My main machine is an early 2011 iMac 27″ i5 with 4GB RAM connected to a second 23″ monitor. (Writing this just reminded me I forgot to buy that RAM upgrade.) The display is simply amazing and I cringe using any other machine. I’m currently running Snow Leopard, but will upgrade to Lion soon. I like to be a late adopter of OS upgrades to let developers shake out the inevitable bugs and inconsistencies between versions. I use an Apple bluetooth keyboard and Magic Trackpad. I used to have an IBM (Logitech) keyboard that was physically split down the center that I loved since it allowed me to sit with my hands comfortably at shoulder width since I have broad shoulders. It was loud, had great tactile feedback and was all I ever wanted. The Apple keyboard has taught me that I really want the keyboard to be like a good waiter – work well, but barely be noticed. I used to be an avid trackball (thumb version) user, but switched to the Magic Trackpad last year. I’m a big fan of gestures now.
Since you will be ridiculed for taking you iMac to inappropriate places I also have a 2007 white Macbook that I bought when I started freelancing to escape cubicle nation. It is still powerful enough to be useful when I need to be mobile, but is starting to show its age. I use the Macbook at home and on the road.
I use a 16GB black iPhone 4 that I have with me at all times and feel naked without. I regularly ask my wife “How did we live before having an iPhone?”. My carrier is AT&T even though the entire tech world bemoans their service. Since I live in the city of their former corporate headquarters I think the service around here is just fine. However when I travel I do see the shortcomings of the service. Having survived a swim in the toilet and several drops I do believe my iPhone to be invincible.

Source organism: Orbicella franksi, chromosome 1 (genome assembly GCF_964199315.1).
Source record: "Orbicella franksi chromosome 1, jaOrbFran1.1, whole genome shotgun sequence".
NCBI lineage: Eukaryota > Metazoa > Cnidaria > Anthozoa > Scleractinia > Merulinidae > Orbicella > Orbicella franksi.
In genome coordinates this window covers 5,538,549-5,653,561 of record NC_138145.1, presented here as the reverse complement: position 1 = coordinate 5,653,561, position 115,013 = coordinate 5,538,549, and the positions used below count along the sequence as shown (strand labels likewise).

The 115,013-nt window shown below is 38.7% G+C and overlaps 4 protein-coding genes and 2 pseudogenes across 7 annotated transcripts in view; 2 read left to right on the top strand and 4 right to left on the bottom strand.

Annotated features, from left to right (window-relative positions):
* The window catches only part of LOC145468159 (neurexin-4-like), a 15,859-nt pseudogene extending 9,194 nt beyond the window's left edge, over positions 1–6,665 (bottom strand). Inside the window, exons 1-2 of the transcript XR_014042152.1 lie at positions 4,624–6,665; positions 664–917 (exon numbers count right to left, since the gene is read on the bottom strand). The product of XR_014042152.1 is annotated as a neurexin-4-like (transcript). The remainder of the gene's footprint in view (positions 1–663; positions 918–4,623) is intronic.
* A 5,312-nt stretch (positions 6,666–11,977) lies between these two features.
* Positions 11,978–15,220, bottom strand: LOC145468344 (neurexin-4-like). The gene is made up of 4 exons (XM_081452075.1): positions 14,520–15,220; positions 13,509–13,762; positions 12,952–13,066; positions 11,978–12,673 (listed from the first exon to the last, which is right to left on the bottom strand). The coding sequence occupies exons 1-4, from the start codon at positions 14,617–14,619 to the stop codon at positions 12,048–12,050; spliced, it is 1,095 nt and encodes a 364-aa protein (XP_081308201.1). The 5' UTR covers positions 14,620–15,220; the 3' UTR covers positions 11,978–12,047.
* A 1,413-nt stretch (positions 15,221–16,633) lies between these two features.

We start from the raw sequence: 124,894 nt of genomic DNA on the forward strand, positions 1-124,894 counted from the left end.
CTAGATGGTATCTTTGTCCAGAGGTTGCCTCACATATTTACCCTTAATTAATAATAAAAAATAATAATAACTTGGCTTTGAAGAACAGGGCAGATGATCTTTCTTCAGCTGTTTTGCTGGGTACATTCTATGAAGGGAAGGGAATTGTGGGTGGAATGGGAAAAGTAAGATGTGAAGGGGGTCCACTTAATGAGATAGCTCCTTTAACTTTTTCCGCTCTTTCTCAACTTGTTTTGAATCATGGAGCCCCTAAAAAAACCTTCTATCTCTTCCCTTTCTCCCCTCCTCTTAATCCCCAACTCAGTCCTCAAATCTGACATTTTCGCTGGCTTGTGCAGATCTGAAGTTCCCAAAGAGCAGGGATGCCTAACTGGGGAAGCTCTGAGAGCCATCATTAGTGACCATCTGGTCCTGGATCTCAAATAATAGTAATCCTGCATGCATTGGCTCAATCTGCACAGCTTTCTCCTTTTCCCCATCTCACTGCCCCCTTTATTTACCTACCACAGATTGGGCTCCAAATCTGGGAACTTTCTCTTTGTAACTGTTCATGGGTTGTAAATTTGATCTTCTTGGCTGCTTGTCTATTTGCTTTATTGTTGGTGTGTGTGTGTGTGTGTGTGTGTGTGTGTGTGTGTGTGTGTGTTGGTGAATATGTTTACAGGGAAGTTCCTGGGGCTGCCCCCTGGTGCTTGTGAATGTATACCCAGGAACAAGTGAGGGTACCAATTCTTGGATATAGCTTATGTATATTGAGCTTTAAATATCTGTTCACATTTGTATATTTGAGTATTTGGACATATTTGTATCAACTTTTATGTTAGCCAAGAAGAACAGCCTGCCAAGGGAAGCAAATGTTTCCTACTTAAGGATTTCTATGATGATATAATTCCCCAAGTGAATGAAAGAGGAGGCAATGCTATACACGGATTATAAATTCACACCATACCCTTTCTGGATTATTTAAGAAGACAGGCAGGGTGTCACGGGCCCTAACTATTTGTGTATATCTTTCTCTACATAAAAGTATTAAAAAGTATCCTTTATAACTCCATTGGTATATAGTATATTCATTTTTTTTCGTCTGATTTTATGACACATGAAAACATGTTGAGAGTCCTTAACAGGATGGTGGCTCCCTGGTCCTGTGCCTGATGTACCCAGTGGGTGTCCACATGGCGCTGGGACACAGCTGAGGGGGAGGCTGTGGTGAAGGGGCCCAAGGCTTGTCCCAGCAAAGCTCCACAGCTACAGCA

My desk is an Office Depot “L” shaped glass desk. It looks nice, gets dirty easily, and serves its purpose. At home I work on an Ikea Expedit bookshelf/desk combo. My chair is a “Space Chair” I got from an office closeout store. I’ve also got a small Ikea couch that my wife and I call “The world’s smallest couch”. I use it for reading and afternoon naps.
I borrowed a Doxie to go paperless and will borrow it again to keep up with digitizing all the random documents that I receive right before they get shredded.
I don’t have my own iPad yet, but regularly borrow my wife’s first gen iPad. It has the perfect form factor/battery life/screen size for home and on the go use.
On my desk are some old JBL speakers, a Yeti Blue microphone that I use for recording screen casts and Skype calls, a Canon MP210 printer that is only used for scanning since I hate hard copies, a phone connected to a Vonage VOIP modem that has my business Google Voice number forwarded to it.
An essential in my office is a Honeywell Oscillating Fan. The air movement creates a sort of white noise that keeps me sane.
And what software?
On the mac I use MAMP Pro for local development installs. I have Eclipse and Xdebug installed but don’t use them nearly enough. My day to day IDE for the past several years has been Coda, but I’m planning a switch to PhpStorm. I use Navicat Lite (free version) for database queries and manipulation.